16 February MARA, NDRC, MT Urgent notice on alleviating current practical difficulties and speeding up the resumption of breeding industry
Release more public corn storage
Open green channels for feed production
Enhancing collaboration between enterprises and the banks
21 February MC Notice on overall planning and management of life necessities supply
Coordinate well with key enterprises undertaking emergency supply tasks
Provide innovative supply modes such as (central purchasing and distribution by community online order and contactless delivery)
Simplify the approval process of resuming work
25 February MC Notice on popularizing the best practices of ensuring life necessities supply during the COVID-19 epidemic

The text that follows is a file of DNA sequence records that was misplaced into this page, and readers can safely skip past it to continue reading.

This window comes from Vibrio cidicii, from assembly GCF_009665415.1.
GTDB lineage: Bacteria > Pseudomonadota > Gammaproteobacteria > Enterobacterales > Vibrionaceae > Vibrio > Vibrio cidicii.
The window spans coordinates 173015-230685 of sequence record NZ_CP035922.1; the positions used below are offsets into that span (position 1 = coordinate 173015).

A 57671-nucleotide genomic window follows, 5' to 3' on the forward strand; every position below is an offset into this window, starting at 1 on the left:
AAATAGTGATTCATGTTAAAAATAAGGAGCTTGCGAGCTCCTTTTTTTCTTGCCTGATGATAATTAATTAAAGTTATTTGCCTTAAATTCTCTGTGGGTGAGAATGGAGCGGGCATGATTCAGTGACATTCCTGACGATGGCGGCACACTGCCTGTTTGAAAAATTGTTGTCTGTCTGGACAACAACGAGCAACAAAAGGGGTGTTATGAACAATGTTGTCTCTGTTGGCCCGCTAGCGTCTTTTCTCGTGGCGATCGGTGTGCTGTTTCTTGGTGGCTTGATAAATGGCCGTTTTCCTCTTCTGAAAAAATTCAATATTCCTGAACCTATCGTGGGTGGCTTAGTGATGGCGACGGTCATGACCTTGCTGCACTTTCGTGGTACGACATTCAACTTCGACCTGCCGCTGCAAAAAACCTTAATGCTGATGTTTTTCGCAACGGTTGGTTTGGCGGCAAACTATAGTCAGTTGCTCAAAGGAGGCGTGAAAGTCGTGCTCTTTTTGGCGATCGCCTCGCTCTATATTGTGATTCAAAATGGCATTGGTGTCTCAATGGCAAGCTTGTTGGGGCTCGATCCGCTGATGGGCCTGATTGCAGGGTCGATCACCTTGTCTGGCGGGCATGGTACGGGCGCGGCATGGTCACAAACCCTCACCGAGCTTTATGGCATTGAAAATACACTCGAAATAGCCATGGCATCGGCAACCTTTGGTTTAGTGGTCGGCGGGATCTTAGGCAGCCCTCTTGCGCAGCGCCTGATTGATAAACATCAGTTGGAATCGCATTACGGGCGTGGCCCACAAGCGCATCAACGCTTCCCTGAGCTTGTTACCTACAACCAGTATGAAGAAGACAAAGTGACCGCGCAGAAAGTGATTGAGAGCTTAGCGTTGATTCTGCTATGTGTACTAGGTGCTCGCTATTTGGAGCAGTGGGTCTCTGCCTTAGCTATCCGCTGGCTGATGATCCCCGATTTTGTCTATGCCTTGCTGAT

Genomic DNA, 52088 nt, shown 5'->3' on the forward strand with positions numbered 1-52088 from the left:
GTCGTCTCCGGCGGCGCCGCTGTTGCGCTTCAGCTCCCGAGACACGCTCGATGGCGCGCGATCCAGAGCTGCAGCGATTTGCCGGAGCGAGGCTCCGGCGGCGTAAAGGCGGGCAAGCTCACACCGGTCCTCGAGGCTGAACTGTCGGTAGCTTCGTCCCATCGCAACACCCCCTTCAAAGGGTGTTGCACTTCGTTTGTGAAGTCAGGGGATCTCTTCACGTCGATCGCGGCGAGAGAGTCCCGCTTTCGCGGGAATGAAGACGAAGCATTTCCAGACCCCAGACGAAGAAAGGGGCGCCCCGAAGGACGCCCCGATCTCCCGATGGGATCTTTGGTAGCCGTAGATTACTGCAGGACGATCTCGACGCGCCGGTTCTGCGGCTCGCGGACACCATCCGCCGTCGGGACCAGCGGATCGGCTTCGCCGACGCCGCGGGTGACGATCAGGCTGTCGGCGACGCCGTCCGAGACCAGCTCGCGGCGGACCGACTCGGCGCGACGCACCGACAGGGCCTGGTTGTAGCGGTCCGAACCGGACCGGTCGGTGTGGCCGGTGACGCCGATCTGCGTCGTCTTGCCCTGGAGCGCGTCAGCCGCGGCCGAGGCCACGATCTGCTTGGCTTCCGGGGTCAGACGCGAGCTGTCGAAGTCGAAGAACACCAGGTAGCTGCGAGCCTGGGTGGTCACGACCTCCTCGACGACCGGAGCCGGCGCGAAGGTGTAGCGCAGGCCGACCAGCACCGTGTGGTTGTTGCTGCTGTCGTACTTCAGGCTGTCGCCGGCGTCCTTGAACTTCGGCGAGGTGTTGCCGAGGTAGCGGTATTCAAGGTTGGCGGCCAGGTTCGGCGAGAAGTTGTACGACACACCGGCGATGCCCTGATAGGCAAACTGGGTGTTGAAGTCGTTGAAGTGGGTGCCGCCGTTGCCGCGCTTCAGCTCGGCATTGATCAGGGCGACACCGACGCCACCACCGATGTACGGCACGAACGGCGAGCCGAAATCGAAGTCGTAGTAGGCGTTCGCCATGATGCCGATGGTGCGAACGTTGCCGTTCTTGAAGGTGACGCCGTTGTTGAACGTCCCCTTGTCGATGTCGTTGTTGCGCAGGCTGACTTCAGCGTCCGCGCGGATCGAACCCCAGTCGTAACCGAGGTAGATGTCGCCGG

Centralized purchasing and distribution for closed communities
Contactless delivery
Developed electronic maps to provide accurate cells information for the residents
Provide various standardized food combos
2 March LGCC COVID-19 Guidelines for agricultural production in spring planting season
Maintain the planting areas of grain crops
Differentiated resuming spring planting majors in accordance with local risk levels
Ensure smooth transportation and sufficient supply of agricultural material
Provide online services of agricultural guidance
13 March MARA Notice on further simplifying certification and approval process to speeding up the resumption of agricultural enterprises
Simplify examination and approval procedures
Temporarily exempt from onsite inspection processes
Compress the approval time by over one third
Expand the scope of online approval
19 March MARA, MF, CBIRC Notice on further strengthening supports to ensuring stable production and supply of pork
Lower the threshold for loan interest subsidy from 5000 pigs to 500 pigs
Extend the valid date of policy-based agricultural credit loan to 31 December 2020